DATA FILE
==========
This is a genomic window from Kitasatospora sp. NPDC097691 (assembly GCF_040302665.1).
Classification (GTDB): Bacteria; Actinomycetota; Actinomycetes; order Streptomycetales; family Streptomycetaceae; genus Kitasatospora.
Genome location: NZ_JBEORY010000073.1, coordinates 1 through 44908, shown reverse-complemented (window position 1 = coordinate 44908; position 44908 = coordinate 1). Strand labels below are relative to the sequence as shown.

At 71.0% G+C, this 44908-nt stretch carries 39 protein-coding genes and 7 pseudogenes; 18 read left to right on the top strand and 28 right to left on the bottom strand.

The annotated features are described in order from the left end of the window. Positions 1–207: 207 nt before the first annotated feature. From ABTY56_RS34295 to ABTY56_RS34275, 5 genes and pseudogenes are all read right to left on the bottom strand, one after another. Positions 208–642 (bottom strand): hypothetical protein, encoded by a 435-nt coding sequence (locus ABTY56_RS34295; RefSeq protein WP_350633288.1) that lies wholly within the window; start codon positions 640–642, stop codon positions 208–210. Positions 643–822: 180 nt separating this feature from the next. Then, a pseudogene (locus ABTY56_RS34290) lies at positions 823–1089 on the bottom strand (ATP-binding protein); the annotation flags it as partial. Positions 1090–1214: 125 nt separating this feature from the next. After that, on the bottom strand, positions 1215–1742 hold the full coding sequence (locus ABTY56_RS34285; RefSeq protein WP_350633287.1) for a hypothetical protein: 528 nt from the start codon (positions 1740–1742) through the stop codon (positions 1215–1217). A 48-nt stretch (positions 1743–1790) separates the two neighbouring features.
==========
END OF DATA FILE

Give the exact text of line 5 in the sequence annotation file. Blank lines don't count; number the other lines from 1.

The annotated features are described in order from the left end of the window. Positions 1–207: 207 nt before the first annotated feature. From ABTY56_RS34295 to ABTY56_RS34275, 5 genes and pseudogenes are all read right to left on the bottom strand, one after another. Positions 208–642 (bottom strand): hypothetical protein, encoded by a 435-nt coding sequence (locus ABTY56_RS34295; RefSeq protein WP_350633288.1) that lies wholly within the window; start codon positions 640–642, stop codon positions 208–210. Positions 643–822: 180 nt separating this feature from the next. Then, a pseudogene (locus ABTY56_RS34290) lies at positions 823–1089 on the bottom strand (ATP-binding protein); the annotation flags it as partial. Positions 1090–1214: 125 nt separating this feature from the next. After that, on the bottom strand, positions 1215–1742 hold the full coding sequence (locus ABTY56_RS34285; RefSeq protein WP_350633287.1) for a hypothetical protein: 528 nt from the start codon (positions 1740–1742) through the stop codon (positions 1215–1217). A 48-nt stretch (positions 1743–1790) separates the two neighbouring features.